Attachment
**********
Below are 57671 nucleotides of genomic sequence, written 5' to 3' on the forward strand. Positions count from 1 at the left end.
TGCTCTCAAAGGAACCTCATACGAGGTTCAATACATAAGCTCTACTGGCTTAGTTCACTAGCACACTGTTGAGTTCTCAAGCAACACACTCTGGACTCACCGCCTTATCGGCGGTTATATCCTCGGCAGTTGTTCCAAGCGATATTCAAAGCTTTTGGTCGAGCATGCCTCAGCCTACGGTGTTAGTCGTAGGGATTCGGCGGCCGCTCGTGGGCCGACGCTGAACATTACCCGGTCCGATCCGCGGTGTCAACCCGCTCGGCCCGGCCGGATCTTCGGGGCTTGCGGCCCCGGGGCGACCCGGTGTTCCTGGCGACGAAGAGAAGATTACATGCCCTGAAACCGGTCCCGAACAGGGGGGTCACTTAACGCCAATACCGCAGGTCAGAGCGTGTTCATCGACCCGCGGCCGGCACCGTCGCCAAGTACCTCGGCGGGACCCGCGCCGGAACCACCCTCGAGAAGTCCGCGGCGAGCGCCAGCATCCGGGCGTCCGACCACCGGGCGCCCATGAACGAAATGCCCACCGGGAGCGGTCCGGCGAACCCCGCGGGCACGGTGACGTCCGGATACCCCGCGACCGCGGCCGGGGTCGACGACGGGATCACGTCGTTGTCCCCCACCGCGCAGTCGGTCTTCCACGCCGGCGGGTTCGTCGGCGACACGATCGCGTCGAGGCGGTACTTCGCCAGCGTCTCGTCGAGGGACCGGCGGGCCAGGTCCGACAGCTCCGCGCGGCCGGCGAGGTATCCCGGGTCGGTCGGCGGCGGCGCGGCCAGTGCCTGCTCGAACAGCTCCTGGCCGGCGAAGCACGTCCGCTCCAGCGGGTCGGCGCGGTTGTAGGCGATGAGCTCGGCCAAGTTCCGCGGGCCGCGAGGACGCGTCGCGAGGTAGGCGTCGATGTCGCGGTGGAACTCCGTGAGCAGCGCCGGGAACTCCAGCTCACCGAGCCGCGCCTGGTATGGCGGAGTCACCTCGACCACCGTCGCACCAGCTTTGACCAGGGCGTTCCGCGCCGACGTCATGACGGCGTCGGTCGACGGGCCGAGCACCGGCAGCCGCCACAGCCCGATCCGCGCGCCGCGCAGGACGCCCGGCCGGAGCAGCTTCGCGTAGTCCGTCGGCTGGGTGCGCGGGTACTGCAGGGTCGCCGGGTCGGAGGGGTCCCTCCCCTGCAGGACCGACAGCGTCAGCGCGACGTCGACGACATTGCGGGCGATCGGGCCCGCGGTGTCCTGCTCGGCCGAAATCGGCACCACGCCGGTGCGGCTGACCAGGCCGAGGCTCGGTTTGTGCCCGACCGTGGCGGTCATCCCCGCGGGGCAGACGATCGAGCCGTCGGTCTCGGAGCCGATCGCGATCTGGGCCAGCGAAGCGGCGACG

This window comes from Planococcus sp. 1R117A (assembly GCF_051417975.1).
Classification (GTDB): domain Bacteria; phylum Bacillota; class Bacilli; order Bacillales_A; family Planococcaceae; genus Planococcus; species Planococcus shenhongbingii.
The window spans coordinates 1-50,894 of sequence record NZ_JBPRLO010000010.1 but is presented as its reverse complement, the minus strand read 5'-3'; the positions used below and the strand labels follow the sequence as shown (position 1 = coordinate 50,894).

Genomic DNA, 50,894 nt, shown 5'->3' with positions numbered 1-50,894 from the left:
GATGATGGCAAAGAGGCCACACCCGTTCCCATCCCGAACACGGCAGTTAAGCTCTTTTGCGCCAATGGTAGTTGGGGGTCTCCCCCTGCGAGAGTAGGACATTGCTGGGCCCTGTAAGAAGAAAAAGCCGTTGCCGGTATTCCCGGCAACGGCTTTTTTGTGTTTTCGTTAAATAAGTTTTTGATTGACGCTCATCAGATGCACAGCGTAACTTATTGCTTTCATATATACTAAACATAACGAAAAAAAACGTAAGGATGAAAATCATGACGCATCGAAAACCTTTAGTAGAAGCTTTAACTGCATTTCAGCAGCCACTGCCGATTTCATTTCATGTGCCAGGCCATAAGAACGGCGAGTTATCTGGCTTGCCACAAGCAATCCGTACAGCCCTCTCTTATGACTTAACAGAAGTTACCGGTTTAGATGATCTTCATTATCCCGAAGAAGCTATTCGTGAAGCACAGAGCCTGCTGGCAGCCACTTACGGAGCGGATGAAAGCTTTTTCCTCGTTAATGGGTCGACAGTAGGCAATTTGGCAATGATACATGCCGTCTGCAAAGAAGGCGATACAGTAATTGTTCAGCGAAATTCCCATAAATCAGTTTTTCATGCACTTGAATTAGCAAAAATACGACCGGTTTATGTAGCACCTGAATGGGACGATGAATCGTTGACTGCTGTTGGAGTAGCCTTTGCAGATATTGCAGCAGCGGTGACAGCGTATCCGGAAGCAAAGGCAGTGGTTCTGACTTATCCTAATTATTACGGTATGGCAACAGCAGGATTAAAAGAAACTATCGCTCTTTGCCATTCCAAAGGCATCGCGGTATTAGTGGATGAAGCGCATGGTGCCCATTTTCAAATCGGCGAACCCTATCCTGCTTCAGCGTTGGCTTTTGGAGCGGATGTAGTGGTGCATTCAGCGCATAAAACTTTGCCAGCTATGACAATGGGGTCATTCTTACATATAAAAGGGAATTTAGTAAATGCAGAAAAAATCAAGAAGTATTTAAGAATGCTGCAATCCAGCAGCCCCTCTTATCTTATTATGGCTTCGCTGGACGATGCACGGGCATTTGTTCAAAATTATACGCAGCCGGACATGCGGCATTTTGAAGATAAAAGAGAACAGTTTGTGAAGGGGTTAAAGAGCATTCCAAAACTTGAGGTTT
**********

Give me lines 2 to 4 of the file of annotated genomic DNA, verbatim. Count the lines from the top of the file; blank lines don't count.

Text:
TGCTCTCAAAGGAACCTCATACGAGGTTCAATACATAAGCTCTACTGGCTTAGTTCACTAGCACACTGTTGAGTTCTCAAGCAACACACTCTGGACTCACCGCCTTATCGGCGGTTATATCCTCGGCAGTTGTTCCAAGCGATATTCAAAGCTTTTGGTCGAGCATGCCTCAGCCTACGGTGTTAGTCGTAGGGATTCGGCGGCCGCTCGTGGGCCGACGCTGAACATTACCCGGTCCGATCCGCGGTGTCAACCCGCTCGGCCCGGCCGGATCTTCGGGGCTTGCGGCCCCGGGGCGACCCGGTGTTCCTGGCGACGAAGAGAAGATTACATGCCCTGAAACCGGTCCCGAACAGGGGGGTCACTTAACGCCAATACCGCAGGTCAGAGCGTGTTCATCGACCCGCGGCCGGCACCGTCGCCAAGTACCTCGGCGGGACCCGCGCCGGAACCACCCTCGAGAAGTCCGCGGCGAGCGCCAGCATCCGGGCGTCCGACCACCGGGCGCCCATGAACGAAATGCCCACCGGGAGCGGTCCGGCGAACCCCGCGGGCACGGTGACGTCCGGATACCCCGCGACCGCGGCCGGGGTCGACGACGGGATCACGTCGTTGTCCCCCACCGCGCAGTCGGTCTTCCACGCCGGCGGGTTCGTCGGCGACACGATCGCGTCGAGGCGGTACTTCGCCAGCGTCTCGTCGAGGGACCGGCGGGCCAGGTCCGACAGCTCCGCGCGGCCGGCGAGGTATCCCGGGTCGGTCGGCGGCGGCGCGGCCAGTGCCTGCTCGAACAGCTCCTGGCCGGCGAAGCACGTCCGCTCCAGCGGGTCGGCGCGGTTGTAGGCGATGAGCTCGGCCAAGTTCCGCGGGCCGCGAGGACGCGTCGCGAGGTAGGCGTCGATGTCGCGGTGGAACTCCGTGAGCAGCGCCGGGAACTCCAGCTCACCGAGCCGCGCCTGGTATGGCGGAGTCACCTCGACCACCGTCGCACCAGCTTTGACCAGGGCGTTCCGCGCCGACGTCATGACGGCGTCGGTCGACGGGCCGAGCACCGGCAGCCGCCACAGCCCGATCCGCGCGCCGCGCAGGACGCCCGGCCGGAGCAGCTTCGCGTAGTCCGTCGGCTGGGTGCGCGGGTACTGCAGGGTCGCCGGGTCGGAGGGGTCCCTCCCCTGCAGGACCGACAGCGTCAGCGCGACGTCGACGACATTGCGGGCGATCGGGCCCGCGGTGTCCTGCTCGGCCGAAATCGGCACCACGCCGGTGCGGCTGACCAGGCCGAGGCTCGGTTTGTGCCCGACCGTGGCGGTCATCCCCGCGGGGCAGACGATCGAGCCGTCGGTCTCGGAGCCGATCGCGATCTGGGCCAGCGAAGCGGCGACG

This window comes from Planococcus sp. 1R117A (assembly GCF_051417975.1).
Classification (GTDB): domain Bacteria; phylum Bacillota; class Bacilli; order Bacillales_A; family Planococcaceae; genus Planococcus; species Planococcus shenhongbingii.